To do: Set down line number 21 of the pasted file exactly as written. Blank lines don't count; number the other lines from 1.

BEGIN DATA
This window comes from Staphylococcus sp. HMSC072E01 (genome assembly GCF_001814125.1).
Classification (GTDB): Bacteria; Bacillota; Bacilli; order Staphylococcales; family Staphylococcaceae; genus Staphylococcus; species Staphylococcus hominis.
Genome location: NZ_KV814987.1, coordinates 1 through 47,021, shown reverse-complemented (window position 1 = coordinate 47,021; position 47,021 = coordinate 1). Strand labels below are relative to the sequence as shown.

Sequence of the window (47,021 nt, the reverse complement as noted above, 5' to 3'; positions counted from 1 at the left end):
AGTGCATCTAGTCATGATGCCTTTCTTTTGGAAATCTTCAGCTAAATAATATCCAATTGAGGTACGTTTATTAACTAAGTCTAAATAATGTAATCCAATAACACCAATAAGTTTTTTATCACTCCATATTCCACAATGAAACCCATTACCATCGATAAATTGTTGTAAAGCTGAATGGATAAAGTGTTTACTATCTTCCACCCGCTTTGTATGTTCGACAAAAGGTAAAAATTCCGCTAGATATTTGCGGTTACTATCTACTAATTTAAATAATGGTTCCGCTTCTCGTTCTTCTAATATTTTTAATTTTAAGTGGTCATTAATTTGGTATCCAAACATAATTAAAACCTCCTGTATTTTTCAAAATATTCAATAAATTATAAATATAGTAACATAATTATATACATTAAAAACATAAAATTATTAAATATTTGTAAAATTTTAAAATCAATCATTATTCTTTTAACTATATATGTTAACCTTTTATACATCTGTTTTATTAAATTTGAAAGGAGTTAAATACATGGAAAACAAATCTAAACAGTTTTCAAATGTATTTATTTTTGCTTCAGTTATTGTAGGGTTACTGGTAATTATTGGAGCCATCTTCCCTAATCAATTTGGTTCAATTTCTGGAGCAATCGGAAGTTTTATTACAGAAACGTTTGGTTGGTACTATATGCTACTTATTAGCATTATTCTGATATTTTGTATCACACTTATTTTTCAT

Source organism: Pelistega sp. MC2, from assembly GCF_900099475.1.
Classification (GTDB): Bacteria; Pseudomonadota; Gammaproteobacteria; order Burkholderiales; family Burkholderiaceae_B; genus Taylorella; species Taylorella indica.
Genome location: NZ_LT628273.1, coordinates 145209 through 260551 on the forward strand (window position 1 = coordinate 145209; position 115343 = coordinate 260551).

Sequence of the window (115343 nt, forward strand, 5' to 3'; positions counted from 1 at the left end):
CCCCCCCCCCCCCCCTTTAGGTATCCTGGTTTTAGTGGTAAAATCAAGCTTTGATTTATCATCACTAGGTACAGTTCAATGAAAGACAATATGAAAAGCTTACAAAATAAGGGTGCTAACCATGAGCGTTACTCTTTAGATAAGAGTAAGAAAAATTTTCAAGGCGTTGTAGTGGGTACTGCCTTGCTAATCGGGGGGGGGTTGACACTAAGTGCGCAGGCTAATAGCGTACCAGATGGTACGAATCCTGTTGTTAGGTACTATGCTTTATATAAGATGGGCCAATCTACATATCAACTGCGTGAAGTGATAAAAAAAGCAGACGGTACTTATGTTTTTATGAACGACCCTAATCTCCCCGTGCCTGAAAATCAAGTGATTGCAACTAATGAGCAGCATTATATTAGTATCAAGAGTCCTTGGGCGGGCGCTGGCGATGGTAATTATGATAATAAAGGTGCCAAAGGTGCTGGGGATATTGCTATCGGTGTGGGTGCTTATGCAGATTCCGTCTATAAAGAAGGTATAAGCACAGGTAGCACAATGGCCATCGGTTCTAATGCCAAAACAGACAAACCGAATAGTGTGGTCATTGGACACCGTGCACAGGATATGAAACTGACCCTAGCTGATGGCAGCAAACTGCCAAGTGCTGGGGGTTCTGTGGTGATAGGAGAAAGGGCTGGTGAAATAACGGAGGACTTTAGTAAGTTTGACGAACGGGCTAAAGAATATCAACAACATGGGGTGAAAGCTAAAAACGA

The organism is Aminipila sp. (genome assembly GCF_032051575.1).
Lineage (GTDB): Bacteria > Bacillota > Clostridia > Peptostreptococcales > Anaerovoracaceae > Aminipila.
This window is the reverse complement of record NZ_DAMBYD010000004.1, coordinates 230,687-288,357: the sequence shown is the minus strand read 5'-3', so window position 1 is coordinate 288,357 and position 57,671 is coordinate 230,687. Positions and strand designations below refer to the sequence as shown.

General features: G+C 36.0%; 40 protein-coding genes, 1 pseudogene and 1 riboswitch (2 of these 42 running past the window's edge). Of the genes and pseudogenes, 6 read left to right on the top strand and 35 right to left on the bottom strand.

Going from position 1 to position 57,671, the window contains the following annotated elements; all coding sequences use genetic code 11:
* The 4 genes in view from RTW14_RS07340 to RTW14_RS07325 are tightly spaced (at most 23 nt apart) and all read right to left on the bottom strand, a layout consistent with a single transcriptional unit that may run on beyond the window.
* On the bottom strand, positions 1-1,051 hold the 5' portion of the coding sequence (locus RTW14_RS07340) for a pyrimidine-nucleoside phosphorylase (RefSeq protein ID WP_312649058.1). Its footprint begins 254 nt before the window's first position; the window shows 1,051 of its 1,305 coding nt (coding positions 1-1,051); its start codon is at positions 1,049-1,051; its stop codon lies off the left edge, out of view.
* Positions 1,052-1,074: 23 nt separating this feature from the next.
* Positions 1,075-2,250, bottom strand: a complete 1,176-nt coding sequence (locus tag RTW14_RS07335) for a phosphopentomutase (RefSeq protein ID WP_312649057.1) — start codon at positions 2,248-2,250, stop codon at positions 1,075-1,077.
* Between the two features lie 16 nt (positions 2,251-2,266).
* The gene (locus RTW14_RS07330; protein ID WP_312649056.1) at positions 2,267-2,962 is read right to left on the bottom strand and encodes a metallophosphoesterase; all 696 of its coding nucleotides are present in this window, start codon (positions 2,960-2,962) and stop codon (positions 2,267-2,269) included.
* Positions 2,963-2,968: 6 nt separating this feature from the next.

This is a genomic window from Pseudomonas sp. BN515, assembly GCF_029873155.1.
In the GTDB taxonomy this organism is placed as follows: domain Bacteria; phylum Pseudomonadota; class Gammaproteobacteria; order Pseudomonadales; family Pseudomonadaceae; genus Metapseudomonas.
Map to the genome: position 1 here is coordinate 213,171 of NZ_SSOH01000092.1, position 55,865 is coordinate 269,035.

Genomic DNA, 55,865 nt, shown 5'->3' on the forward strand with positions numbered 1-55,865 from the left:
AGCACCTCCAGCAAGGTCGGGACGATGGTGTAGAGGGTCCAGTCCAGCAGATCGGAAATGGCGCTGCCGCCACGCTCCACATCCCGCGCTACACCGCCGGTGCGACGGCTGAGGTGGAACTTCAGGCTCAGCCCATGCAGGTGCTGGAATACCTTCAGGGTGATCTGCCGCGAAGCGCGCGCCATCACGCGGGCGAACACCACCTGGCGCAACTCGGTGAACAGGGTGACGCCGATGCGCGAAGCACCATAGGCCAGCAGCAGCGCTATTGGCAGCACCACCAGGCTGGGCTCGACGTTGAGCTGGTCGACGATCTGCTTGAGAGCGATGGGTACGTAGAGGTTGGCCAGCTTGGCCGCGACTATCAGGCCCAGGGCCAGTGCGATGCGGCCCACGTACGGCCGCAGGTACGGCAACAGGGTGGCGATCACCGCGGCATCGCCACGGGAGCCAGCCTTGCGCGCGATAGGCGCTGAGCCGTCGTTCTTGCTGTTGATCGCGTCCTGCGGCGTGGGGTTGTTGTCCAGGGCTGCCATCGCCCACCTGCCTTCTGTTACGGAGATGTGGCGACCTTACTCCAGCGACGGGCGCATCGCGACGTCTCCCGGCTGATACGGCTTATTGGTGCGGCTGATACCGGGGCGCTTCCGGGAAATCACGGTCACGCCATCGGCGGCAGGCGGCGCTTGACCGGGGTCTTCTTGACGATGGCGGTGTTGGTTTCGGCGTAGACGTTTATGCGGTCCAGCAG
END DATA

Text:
* The gene (locus RTW14_RS07330; protein ID WP_312649056.1) at positions 2,267-2,962 is read right to left on the bottom strand and encodes a metallophosphoesterase; all 696 of its coding nucleotides are present in this window, start codon (positions 2,960-2,962) and stop codon (positions 2,267-2,269) included.